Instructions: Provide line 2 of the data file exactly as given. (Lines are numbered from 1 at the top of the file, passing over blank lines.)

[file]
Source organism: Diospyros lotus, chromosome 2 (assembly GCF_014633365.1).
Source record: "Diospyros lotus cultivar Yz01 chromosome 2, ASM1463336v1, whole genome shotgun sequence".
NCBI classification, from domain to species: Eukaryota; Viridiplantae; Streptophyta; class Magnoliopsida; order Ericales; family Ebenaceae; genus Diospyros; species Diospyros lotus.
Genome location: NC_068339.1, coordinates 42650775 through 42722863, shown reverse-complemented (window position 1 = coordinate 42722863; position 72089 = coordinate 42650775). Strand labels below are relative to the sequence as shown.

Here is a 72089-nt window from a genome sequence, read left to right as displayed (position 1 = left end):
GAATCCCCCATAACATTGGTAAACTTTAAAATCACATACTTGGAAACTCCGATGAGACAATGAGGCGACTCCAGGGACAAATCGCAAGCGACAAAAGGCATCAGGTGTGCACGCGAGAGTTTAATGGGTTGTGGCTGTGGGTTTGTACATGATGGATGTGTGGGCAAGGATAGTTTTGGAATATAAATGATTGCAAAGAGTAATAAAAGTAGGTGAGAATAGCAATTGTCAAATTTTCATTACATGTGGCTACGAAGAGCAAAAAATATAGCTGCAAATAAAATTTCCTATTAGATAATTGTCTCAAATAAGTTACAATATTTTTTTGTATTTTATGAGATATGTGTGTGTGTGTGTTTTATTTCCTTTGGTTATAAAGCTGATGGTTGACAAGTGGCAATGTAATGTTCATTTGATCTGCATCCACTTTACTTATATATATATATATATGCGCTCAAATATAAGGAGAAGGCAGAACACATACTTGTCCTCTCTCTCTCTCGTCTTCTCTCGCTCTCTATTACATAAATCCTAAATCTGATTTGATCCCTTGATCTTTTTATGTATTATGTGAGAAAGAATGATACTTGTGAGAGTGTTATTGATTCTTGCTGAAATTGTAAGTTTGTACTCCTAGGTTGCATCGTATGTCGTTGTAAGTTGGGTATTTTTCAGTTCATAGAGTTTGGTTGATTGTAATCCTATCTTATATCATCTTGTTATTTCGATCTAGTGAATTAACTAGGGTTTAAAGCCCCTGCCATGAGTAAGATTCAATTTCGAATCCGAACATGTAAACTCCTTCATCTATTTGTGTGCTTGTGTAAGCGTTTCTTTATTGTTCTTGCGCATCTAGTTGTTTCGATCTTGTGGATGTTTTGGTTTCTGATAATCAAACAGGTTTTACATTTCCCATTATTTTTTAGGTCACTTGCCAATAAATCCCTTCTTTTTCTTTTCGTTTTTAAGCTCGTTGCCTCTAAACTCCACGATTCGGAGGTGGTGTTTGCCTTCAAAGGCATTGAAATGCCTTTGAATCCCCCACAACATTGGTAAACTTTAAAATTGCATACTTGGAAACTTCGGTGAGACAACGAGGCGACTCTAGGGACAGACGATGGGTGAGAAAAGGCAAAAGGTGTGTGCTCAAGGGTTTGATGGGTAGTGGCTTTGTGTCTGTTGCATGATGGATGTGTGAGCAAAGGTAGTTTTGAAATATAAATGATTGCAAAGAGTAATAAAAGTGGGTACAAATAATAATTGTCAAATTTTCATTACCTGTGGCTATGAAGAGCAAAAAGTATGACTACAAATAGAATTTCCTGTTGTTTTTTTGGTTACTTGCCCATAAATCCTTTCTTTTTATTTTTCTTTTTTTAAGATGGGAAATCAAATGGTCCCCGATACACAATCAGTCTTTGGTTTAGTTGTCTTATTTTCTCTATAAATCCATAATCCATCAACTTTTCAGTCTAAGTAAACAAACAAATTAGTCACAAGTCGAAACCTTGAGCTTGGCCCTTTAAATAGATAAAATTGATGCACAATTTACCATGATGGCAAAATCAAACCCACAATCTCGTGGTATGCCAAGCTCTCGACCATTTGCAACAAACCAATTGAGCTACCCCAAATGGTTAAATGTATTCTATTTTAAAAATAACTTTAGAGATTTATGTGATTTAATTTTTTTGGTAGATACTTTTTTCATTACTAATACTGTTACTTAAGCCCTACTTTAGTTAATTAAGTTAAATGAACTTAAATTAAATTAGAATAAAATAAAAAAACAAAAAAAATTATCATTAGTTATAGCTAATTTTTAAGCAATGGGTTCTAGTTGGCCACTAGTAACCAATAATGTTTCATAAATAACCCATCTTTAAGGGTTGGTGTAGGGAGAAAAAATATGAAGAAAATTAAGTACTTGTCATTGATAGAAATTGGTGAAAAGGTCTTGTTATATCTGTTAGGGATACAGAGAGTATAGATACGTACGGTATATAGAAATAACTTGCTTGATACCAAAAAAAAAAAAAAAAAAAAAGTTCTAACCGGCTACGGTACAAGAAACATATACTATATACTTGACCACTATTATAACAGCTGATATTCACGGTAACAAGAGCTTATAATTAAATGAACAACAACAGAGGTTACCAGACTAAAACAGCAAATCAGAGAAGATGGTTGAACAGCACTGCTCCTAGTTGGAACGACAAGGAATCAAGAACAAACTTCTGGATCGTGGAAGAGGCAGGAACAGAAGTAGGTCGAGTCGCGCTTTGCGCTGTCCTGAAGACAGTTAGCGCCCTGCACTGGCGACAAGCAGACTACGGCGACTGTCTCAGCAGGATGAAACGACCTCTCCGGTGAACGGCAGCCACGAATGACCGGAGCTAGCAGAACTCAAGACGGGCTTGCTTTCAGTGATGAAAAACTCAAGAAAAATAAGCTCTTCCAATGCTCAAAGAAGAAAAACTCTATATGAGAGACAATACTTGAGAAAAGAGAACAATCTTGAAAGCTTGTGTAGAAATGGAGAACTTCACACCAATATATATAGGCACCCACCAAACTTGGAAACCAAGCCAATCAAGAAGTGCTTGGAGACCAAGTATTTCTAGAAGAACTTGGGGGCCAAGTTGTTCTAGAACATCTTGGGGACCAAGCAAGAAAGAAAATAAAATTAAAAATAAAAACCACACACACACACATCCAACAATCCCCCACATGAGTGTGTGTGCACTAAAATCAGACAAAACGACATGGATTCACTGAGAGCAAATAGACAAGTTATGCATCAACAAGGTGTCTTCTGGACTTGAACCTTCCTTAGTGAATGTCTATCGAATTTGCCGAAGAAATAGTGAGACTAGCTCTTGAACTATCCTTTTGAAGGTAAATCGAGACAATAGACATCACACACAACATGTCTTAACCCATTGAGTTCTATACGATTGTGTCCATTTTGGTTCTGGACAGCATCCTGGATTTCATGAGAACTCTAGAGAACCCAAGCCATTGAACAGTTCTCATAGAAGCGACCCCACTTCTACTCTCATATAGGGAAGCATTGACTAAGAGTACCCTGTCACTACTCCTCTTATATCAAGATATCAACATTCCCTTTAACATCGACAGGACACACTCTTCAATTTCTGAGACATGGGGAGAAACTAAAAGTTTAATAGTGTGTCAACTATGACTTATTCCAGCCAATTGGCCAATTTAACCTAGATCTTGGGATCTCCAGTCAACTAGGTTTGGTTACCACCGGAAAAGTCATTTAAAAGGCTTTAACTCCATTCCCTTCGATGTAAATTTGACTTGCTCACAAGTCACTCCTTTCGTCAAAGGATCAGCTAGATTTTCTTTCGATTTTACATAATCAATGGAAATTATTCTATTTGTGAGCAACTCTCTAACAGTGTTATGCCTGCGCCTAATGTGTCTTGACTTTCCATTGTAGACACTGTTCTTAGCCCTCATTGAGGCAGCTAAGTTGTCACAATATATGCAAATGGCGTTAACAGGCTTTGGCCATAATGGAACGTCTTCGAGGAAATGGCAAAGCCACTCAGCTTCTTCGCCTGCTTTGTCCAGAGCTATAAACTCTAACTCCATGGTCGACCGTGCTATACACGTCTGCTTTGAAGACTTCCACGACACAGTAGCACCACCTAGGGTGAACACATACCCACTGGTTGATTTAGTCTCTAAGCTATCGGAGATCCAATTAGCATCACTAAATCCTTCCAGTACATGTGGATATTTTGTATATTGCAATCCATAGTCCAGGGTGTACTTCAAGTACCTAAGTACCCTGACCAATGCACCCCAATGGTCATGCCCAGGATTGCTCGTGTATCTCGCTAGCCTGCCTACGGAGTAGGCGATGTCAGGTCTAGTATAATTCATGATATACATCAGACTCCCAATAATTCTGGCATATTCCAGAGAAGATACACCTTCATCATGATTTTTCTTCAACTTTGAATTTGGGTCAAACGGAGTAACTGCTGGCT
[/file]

Source record: "Diospyros lotus cultivar Yz01 chromosome 2, ASM1463336v1, whole genome shotgun sequence".